Is the independence movement a child of university expansion?

One of the great social revolutions of our time has been the expansion of higher education. In the Scottish Election Surveys of the 1970s, just 9% of adults had gained a higher-education qualification. In the Scottish Social Attitudes (SSA) survey of 2012, the figure had quadrupled to 36%.

This massive change has occurred in parallel with the growth of interest in constitutional change. Indeed the change in support for independence between the 1970s and now is uncannily similar to the growth of higher education – it too has risen four-fold over this period, from 6% in 1974 to 23% in 2012.

We might be tempted to speculate, therefore, that the educational expansion has fuelled the change in views about Scotland’s governing system. After all, nationalism and education have often rhetorically gone together. Small countries often seek to use schools and universities to renew the nation’s culture. Education in Scotland has been claimed to be an icon of identity. The Scottish cultural renewal of the last thirty years has, in large part, appealed mainly to the well-educated – readers of novels and poems, theatre-goers, the kind of people who buy books about Scottish history, society or politics. Perhaps it is this newly well-educated population that has above all acquired the self-confidence to take charge of its own affairs.

But things are not quite so simple. Education is also associated with factors that are well-known to be, in turn, associated with low levels of support for independence. Scotland is no exception to the common pattern in which education is associated with being less left-wing, and being less left-wing is associated with opposition to independence. Women have higher levels of education than men, and are less likely to support independence. And higher education leads people into professional and managerial jobs, and thus into the social classes that have the weakest support for independence.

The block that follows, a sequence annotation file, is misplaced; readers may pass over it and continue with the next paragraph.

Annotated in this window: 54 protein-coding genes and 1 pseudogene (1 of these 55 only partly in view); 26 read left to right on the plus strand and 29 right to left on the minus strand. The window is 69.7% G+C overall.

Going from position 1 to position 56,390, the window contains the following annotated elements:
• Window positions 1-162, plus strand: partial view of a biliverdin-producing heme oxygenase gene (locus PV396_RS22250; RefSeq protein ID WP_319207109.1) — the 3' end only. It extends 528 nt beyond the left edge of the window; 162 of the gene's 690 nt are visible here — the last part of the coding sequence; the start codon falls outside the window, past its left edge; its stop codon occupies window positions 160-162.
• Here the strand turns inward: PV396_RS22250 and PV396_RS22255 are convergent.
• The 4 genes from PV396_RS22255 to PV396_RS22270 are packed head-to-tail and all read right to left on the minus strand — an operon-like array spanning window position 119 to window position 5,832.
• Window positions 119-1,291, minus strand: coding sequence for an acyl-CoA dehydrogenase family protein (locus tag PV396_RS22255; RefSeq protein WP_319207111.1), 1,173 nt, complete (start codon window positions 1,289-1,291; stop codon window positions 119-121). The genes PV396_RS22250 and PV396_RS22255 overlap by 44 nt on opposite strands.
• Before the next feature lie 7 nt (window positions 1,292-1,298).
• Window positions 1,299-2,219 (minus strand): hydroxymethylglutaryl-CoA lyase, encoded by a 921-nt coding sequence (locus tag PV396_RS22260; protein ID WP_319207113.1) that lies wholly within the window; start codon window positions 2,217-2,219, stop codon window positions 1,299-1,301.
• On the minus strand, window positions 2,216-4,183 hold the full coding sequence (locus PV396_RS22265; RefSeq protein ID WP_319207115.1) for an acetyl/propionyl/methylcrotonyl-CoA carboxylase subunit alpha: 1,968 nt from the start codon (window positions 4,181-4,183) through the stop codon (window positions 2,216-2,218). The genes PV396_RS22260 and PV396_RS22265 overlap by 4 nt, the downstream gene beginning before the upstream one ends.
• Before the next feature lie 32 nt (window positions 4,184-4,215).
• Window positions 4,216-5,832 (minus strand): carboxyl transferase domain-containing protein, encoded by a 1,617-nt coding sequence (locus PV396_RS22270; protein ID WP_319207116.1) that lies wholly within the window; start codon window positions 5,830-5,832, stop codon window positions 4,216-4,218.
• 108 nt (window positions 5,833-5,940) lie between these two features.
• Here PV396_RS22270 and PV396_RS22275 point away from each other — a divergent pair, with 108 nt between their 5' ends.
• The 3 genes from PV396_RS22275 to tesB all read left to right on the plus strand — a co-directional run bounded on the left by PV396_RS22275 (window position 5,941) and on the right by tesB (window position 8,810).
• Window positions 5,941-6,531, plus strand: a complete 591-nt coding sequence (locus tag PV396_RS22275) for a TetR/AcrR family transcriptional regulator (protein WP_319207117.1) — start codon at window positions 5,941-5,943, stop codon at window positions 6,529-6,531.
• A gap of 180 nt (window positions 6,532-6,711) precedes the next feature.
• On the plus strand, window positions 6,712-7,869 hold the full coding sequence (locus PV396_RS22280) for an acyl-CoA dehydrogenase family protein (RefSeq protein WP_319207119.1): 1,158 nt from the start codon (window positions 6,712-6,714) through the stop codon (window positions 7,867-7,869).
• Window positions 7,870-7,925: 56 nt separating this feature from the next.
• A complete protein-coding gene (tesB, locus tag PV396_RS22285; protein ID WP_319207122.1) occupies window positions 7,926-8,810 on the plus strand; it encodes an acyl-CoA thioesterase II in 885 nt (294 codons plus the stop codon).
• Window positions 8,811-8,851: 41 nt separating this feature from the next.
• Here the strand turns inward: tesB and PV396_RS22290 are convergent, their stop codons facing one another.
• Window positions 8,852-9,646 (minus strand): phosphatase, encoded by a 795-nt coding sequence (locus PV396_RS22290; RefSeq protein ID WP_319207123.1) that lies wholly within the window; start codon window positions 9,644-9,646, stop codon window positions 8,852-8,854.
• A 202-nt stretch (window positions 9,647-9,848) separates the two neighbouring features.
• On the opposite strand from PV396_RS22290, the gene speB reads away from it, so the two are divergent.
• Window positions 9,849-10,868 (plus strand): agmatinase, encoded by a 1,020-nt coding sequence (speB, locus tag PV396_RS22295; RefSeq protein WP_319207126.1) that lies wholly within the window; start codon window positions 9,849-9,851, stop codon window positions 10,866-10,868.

So do the 2012 SSA data tell us about which perspective is right? The most basic point is that they do not lend any support to the idea that the increase in university education might lie behind the growth of support for independence. In 2012, people with a university degree were less likely to support independence than those without (17% compared to 25%). And that gap is exactly the same as it was two decades ago (15% compared to 23%) in the Scottish Election Survey of 1992.

What can explain the relative reluctance of graduates to support independence? Contrary to expectations, sex and ideological position do not explain it away. Education trumps sex. The degree gap is present for men as well as for women, and, indeed, men with a degree are no more likely to support independence (19%) than women without a degree (21%), even though overall 27% of men back independence but only 20% of women.

Likewise, education trumps ideology. Degree holders who are to the left on a standard scale measuring left-right position show no higher support for independence than people on the right who are not degree holders (25% compared to 23%), even though 27% of all those on the left support independence compared with 20% of those on the right.

What does account for the degree gap in support for independence is occupation. Specifically, among employers and professionals, support for independence is much the same among people who do not have a degree (18%) as it as among those who do (16%). In short those with a degree, many of whom are an employer or engaged in a professional occupation simply share the scepticism of all those in such positions,  irrespective of whether they have been to university or not.

The educational expansion of the last fifty years has probably not had much impact on the level of support for independence either way. Education has led people into professional jobs, of which there are many more now than in the 1970s, and these occupations have influenced their political views more than their education has as such. What counts, as so often in politics, is the economy.

You can read about Scottish Social Attitudes on the ScotCen website or explore the 2012 findings for yourself. This site also contains headline figures from constitutional change questions from 1992 Scottish Election Study and 1979 Scottish Election Study.

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About the author

Lindsay Paterson is Professor of Educational Policy in the School of Social and Political Science, University of Edinburgh. His main research interests are in education, civic engagement and political attitudes. Under the auspices of the Applied Quantitative Methods Network (AQMeN), he is involved in several ESRC-funded research projects that are analysing public attitudes relating to the Scottish independence referendum.